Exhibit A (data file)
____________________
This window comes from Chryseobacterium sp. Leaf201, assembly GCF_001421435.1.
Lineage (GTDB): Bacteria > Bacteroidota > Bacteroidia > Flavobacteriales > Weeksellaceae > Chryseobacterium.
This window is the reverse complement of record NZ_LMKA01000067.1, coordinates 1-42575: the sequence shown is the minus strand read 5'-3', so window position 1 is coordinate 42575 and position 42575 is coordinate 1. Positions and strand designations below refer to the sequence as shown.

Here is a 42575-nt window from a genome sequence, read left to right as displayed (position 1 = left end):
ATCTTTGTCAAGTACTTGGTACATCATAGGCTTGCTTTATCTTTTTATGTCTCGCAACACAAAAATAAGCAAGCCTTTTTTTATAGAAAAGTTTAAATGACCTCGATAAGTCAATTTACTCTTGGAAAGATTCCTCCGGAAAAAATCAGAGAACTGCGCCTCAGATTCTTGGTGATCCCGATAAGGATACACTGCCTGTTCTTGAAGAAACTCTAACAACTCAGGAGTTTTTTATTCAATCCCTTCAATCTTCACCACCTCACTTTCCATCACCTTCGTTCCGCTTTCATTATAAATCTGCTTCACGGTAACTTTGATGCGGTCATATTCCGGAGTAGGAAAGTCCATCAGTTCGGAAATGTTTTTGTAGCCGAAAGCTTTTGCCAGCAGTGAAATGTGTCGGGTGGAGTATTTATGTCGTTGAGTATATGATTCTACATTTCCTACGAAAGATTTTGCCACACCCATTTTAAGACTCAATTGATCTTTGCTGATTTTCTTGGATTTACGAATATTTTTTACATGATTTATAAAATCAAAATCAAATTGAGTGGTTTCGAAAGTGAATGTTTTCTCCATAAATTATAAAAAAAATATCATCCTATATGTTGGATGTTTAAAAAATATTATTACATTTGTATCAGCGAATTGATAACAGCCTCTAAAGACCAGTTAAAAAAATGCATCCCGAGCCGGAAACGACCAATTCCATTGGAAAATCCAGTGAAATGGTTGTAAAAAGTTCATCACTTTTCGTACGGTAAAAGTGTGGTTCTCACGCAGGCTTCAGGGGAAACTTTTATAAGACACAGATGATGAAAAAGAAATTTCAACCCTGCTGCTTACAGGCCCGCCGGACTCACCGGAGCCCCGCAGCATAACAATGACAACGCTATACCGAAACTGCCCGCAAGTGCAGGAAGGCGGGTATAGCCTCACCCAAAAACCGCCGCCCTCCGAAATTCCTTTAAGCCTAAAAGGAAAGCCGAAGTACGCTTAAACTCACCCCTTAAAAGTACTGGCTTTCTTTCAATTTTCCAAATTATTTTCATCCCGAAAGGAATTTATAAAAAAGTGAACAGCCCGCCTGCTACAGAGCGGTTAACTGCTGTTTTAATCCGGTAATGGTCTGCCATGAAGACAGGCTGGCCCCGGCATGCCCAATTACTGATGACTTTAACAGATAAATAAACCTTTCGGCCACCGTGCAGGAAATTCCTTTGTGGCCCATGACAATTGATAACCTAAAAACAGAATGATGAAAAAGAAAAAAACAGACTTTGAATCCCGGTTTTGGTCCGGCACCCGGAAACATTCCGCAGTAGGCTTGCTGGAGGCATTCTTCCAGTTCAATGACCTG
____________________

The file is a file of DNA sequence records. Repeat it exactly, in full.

This window comes from Chryseobacterium sp. Leaf201, assembly GCF_001421435.1.
Lineage (GTDB): Bacteria > Bacteroidota > Bacteroidia > Flavobacteriales > Weeksellaceae > Chryseobacterium.
This window is the reverse complement of record NZ_LMKA01000067.1, coordinates 1-42575: the sequence shown is the minus strand read 5'-3', so window position 1 is coordinate 42575 and position 42575 is coordinate 1. Positions and strand designations below refer to the sequence as shown.

Here is a 42575-nt window from a genome sequence, read left to right as displayed (position 1 = left end):
ATCTTTGTCAAGTACTTGGTACATCATAGGCTTGCTTTATCTTTTTATGTCTCGCAACACAAAAATAAGCAAGCCTTTTTTTATAGAAAAGTTTAAATGACCTCGATAAGTCAATTTACTCTTGGAAAGATTCCTCCGGAAAAAATCAGAGAACTGCGCCTCAGATTCTTGGTGATCCCGATAAGGATACACTGCCTGTTCTTGAAGAAACTCTAACAACTCAGGAGTTTTTTATTCAATCCCTTCAATCTTCACCACCTCACTTTCCATCACCTTCGTTCCGCTTTCATTATAAATCTGCTTCACGGTAACTTTGATGCGGTCATATTCCGGAGTAGGAAAGTCCATCAGTTCGGAAATGTTTTTGTAGCCGAAAGCTTTTGCCAGCAGTGAAATGTGTCGGGTGGAGTATTTATGTCGTTGAGTATATGATTCTACATTTCCTACGAAAGATTTTGCCACACCCATTTTAAGACTCAATTGATCTTTGCTGATTTTCTTGGATTTACGAATATTTTTTACATGATTTATAAAATCAAAATCAAATTGAGTGGTTTCGAAAGTGAATGTTTTCTCCATAAATTATAAAAAAAATATCATCCTATATGTTGGATGTTTAAAAAATATTATTACATTTGTATCAGCGAATTGATAACAGCCTCTAAAGACCAGTTAAAAAAATGCATCCCGAGCCGGAAACGACCAATTCCATTGGAAAATCCAGTGAAATGGTTGTAAAAAGTTCATCACTTTTCGTACGGTAAAAGTGTGGTTCTCACGCAGGCTTCAGGGGAAACTTTTATAAGACACAGATGATGAAAAAGAAATTTCAACCCTGCTGCTTACAGGCCCGCCGGACTCACCGGAGCCCCGCAGCATAACAATGACAACGCTATACCGAAACTGCCCGCAAGTGCAGGAAGGCGGGTATAGCCTCACCCAAAAACCGCCGCCCTCCGAAATTCCTTTAAGCCTAAAAGGAAAGCCGAAGTACGCTTAAACTCACCCCTTAAAAGTACTGGCTTTCTTTCAATTTTCCAAATTATTTTCATCCCGAAAGGAATTTATAAAAAAGTGAACAGCCCGCCTGCTACAGAGCGGTTAACTGCTGTTTTAATCCGGTAATGGTCTGCCATGAAGACAGGCTGGCCCCGGCATGCCCAATTACTGATGACTTTAACAGATAAATAAACCTTTCGGCCACCGTGCAGGAAATTCCTTTGTGGCCCATGACAATTGATAACCTAAAAACAGAATGATGAAAAAGAAAAAAACAGACTTTGAATCCCGGTTTTGGTCCGGCACCCGGAAACATTCCGCAGTAGGCTTGCTGGAGGCATTCTTCCAGTTCAATGACCTG